• 1 Tbsp vanilla extract
Makes 8 servings.

  1. Preheat oven to 300° F. In a saucepan over medium heat, combine cream and 1/2 cup sugar. Cook while stirring until cream just begins to bubble (about 4-5 minutes).

  2. In a bowl, beat egg yolks and vanilla until well blended. Yolks will become a light yellow. Gradually pour hot cream into yolks, stirring constantly. If the mixture looks a bit grainy, strain mixture through a sieve set over a bowl.

  3. Pour the custard into 8 6-oz ramekins (custard cups). Place ramekins in a baking dish and add hot water to fill pan halfway up the side of the ramekins.

  4. Bake until set, about 40-45 minutes, until custard is mostly firm but the centers of the custards shake gently when tapped. Remove from the oven and allow the ramekins to cool slightly.

  5. Remove the ramekins from the pan and refrigerate overnight. Just before serving, sprinkle the custards with 2 teaspoons sugar and caramelize the topping by placing under broiler until sugar is a golden brown (about 3 minutes). Watch carefully to not burn the sugar. Alternatively, use a handheld propane or butane torch to caramelize the sugar.

  6. Optional: Top finished custards with fresh berries, mango or peach slices, or other fresh fruit.

Tuesday, July 22, 2008

Peach Lattice Cake

I'm back already! Thought I'd treat everyone to two posts today in an attempt to make up for my negligence. But first I need to turn down the A/C... ... ...There, much better! Ok!

Now this creation was completed a while ago as well - remember how in my earlier post I said I've been lazy? That includes cooking laziness too. But when it was made it was a large thing - almost 1 1/2 feet long! I couldn't (or perhaps I should say "shouldn't") eat that whole thing by myself, so I brought it over to my Mom's house to share with the family.

Although the original recipe I used called for an apple filling I decided to wander off the beaten path and try a white peach filling. So I bought my peaches and coldly told Mr. C with a wag of my finger "Now don't go eating none of those peaches, hear??" until I was ready to get down to business. I was very happy with my dough consistency - it was very delicate and dainty (yes, I do realize that's an odd way to describe dough). And although I think I over-cooked the peach filling it still came out tasting delicious. It wasn't until afterwards that I thought perhaps peaches didn't need as much softening up as apples.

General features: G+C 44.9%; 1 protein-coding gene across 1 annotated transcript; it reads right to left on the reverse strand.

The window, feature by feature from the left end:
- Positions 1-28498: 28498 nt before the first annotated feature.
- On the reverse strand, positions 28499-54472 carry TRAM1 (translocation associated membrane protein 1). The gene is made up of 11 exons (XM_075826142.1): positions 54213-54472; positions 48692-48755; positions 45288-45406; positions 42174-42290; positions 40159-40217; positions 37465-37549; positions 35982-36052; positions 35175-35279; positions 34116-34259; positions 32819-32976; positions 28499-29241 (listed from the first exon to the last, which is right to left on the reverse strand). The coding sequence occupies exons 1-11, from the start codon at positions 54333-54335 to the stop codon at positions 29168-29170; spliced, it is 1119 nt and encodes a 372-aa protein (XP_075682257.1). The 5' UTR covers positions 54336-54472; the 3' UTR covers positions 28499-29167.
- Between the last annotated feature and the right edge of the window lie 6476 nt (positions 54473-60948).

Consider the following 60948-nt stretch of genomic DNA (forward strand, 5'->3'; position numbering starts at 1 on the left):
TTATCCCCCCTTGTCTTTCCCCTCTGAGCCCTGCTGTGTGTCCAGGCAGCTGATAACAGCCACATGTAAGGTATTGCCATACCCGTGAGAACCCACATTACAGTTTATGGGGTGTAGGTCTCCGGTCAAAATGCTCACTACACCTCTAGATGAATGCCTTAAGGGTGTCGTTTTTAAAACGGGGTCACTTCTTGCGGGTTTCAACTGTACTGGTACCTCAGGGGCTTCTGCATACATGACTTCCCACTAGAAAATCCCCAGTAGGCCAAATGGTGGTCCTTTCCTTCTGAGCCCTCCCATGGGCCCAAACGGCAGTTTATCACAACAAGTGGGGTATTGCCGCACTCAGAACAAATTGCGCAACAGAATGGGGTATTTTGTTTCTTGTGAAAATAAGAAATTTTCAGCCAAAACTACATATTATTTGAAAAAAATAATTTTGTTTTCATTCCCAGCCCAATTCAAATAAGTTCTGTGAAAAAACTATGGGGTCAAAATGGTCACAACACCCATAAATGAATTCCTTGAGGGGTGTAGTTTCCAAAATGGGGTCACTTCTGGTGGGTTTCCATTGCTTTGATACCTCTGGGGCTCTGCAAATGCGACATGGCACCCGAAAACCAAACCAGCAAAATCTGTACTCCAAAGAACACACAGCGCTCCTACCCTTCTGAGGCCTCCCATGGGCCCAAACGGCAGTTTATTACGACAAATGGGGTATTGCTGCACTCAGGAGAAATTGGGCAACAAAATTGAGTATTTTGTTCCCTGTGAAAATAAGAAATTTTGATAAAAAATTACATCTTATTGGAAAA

And last of all, I was sad that it came out looking burnt. But I was happy that it didn't taste burnt. I guess you can't win every time, huh? It was also a kind of difficult dish for me to photograph. It might have been prettier if I'd had some ice cream or fruit slices or the glaze that was supposed to go on top but I didn't make. Oh well, good enough!

  1. I decided to use peaches instead of apples. I didn't change anything except the apples - everything else stayed the same. The only thing I might do different if I made this again would be to not cook the peaches so long. The only problem there is that it took a long time for the sauce to get thick enough to make a nice filling. I have a feeling I might have had very juicy peaches though.
  2. My dough was fairly sticky. I didn't want to add too much extra flour because I wanted a nice tender dough, so when I did the kneeding I used the rubber spatula in one hand to help lift the dough and used the other hand to quickly push the dough into itself. Still kinda messy, but better than it would have been had I stuck both hands in there.
The Verdict